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Minutes 03 May 2001 Ready

From: Katie Haritos-Shea <ryladog@earthlink.net>
Date: Thu, 3 May 2001 21:55:51 -0400
To: "3WC WCAG" <w3c-wai-gl@w3.org>
Message-ID: <LPBBLABFJBGNHPLEJINNKEOKCHAA.ryladog@earthlink.net>
Same address: http://www.w3.org/WAI/GL/2001/05/03-minutes.html

In attendance:
Loretta Guarino Reid
Jason White
Katie Haritos-Shea
Matt May
William Loughborough
Anushka Perkins
Greg VanderHeiden
Donovan Hipke
Gregory Rosmaita
Charles McCathieNeville

Action Items:
CMN: Document the use of metadata for disclosing cognitive levels. 
CMN, WA: Pull together the techniques for cognitive disabilities and see 
if there are patterns or common threads.



GV: Wendy, Jason, and I have been talking in preparation for the
meeting. We seem to be wrestling with a compound issue: accessibility
vs usability, and cognitive disability gets in there, too. We want to
get people's thoughts. In summary: a comment was made there are
accessibility issues relating to sensory disabilities, and everything
else is a usability issue. It seems very hard to draw the line between
them. What if you can get your hands on the information but you can't
comprehend it? For instance, what if a site is coded in ascii text in
Swahili. Most of us couldn't use it. Is that really an accessiblity
issue? Usability addresses cases where you can get the information and
use it, but you can't use it very well. This threshhold can be
different for every person. What one person finds hard, another will
find impossible. Also the old bugabo: you can make pages that are
usable across the whole range of sight limitations or hearing
limitations or physical limitations, but not the whole range of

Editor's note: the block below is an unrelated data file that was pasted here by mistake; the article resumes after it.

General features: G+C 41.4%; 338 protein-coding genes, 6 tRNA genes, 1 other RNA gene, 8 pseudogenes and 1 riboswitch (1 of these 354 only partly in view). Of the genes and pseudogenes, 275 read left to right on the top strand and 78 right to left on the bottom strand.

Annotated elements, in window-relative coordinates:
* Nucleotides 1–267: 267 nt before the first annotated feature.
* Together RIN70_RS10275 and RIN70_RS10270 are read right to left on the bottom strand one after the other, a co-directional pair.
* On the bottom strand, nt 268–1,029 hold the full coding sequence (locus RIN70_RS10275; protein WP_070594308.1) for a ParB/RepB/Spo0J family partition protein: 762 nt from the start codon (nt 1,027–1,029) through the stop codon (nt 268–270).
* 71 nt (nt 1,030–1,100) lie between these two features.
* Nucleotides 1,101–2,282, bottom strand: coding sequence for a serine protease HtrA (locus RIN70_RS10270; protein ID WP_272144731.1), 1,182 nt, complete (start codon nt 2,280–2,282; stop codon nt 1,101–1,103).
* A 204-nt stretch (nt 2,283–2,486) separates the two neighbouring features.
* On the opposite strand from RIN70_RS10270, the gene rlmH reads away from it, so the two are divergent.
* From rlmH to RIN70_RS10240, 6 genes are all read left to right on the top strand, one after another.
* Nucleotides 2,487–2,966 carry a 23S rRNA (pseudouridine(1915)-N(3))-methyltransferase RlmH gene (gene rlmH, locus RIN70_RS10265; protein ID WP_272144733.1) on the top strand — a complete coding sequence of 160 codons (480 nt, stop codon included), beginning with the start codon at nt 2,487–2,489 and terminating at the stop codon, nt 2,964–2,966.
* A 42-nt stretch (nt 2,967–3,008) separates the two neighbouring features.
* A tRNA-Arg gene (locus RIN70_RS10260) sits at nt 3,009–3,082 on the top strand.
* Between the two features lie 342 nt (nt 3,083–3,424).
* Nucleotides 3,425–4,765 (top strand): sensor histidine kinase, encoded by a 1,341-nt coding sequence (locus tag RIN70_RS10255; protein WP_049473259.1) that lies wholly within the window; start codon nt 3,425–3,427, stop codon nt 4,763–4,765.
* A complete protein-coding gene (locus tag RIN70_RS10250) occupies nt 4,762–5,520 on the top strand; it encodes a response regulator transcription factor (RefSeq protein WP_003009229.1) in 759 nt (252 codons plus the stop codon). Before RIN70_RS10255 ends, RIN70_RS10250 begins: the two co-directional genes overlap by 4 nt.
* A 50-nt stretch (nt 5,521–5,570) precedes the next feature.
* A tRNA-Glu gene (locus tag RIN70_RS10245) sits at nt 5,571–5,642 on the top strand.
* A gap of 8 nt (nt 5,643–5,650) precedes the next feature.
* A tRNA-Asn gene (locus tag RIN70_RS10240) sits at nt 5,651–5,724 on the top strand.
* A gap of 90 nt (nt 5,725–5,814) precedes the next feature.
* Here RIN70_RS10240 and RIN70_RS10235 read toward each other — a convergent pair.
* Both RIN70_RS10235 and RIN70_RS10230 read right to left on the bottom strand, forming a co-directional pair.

cognitive limitations. Of course, there are always limits in these
first cass. We can't really make a symphony accessible to someone who
is deaf.  Cognitive is always this special case. We can talk about
things that will facilitate understanding, but it doesn't go that
far. If we require sites to be accessible cognitively, you'd have to
rewrite a site 6 or 7 times and you'll lose significant amounts of
information each time.
KHS: It doesn't make sense to go that far.
GV: Then we would make things accessible to the blind, but not to the
cognitively disabled. Because that problem is qualitatively a
different animal.
KHS: SHould we remove the requirement for cognitive disabilities? 
GV: That's what the Access Board did.
KHS: But the Access Board is not us; what do we want to do?
GV: If we are going to provide limited support, how far will we go?
JW: Let the author go as far as he wants, and make a claim about it.
GV: We'll make no requirements except that author discloses the cognitive 
level?
JW: That is what we do for other disabilities.
GV: No it isn't. We have requirements that you have to meet in order 
to claim compliance.
JW: With the new RDF you can make claims for each checkpoint individually. 
You don't have to satisfy any set of them.
GV: With RDF, you still have to satisfy a set to put a sticker on for Level
A.
WA: You can still make assertions in RDF.
JW: e.g. you can make an assertion that you satisfy one checkpoint.
GV: We don't want authors doing that.
JW: There is a rationale that there should be a certain set satisfied
to make a claim, but let's save this for another time. Beyond the